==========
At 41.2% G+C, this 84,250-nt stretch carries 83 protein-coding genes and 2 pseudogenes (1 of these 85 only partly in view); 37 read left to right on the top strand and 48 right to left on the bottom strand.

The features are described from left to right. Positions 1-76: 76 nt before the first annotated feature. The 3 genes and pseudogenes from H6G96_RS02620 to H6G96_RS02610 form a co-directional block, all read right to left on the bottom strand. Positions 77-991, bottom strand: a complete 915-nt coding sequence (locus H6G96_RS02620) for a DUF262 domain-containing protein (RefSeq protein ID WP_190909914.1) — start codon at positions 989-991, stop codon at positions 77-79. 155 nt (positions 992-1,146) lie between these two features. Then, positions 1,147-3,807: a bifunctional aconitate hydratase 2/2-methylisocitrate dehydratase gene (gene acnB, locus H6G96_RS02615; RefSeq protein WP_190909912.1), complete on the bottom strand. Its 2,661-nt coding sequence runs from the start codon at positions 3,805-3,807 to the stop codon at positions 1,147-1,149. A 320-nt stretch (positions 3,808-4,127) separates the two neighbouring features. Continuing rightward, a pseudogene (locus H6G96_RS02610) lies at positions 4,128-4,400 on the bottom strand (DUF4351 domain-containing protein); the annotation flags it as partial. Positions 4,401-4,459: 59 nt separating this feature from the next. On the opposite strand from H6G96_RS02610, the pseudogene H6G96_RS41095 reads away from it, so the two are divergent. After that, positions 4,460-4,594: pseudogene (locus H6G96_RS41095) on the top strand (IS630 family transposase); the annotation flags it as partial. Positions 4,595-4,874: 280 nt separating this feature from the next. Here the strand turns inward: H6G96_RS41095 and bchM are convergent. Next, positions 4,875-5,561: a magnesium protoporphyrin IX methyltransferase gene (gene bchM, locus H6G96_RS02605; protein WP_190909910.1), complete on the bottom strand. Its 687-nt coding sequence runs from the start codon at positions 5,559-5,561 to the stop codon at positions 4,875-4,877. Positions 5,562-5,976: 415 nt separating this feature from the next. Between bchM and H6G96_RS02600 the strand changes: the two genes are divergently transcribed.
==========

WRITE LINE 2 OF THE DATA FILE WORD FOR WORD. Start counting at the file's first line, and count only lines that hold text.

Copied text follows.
The features are described from left to right. Positions 1-76: 76 nt before the first annotated feature. The 3 genes and pseudogenes from H6G96_RS02620 to H6G96_RS02610 form a co-directional block, all read right to left on the bottom strand. Positions 77-991, bottom strand: a complete 915-nt coding sequence (locus H6G96_RS02620) for a DUF262 domain-containing protein (RefSeq protein ID WP_190909914.1) — start codon at positions 989-991, stop codon at positions 77-79. 155 nt (positions 992-1,146) lie between these two features. Then, positions 1,147-3,807: a bifunctional aconitate hydratase 2/2-methylisocitrate dehydratase gene (gene acnB, locus H6G96_RS02615; RefSeq protein WP_190909912.1), complete on the bottom strand. Its 2,661-nt coding sequence runs from the start codon at positions 3,805-3,807 to the stop codon at positions 1,147-1,149. A 320-nt stretch (positions 3,808-4,127) separates the two neighbouring features. Continuing rightward, a pseudogene (locus H6G96_RS02610) lies at positions 4,128-4,400 on the bottom strand (DUF4351 domain-containing protein); the annotation flags it as partial. Positions 4,401-4,459: 59 nt separating this feature from the next. On the opposite strand from H6G96_RS02610, the pseudogene H6G96_RS41095 reads away from it, so the two are divergent. After that, positions 4,460-4,594: pseudogene (locus H6G96_RS41095) on the top strand (IS630 family transposase); the annotation flags it as partial. Positions 4,595-4,874: 280 nt separating this feature from the next. Here the strand turns inward: H6G96_RS41095 and bchM are convergent. Next, positions 4,875-5,561: a magnesium protoporphyrin IX methyltransferase gene (gene bchM, locus H6G96_RS02605; protein WP_190909910.1), complete on the bottom strand. Its 687-nt coding sequence runs from the start codon at positions 5,559-5,561 to the stop codon at positions 4,875-4,877. Positions 5,562-5,976: 415 nt separating this feature from the next. Between bchM and H6G96_RS02600 the strand changes: the two genes are divergently transcribed.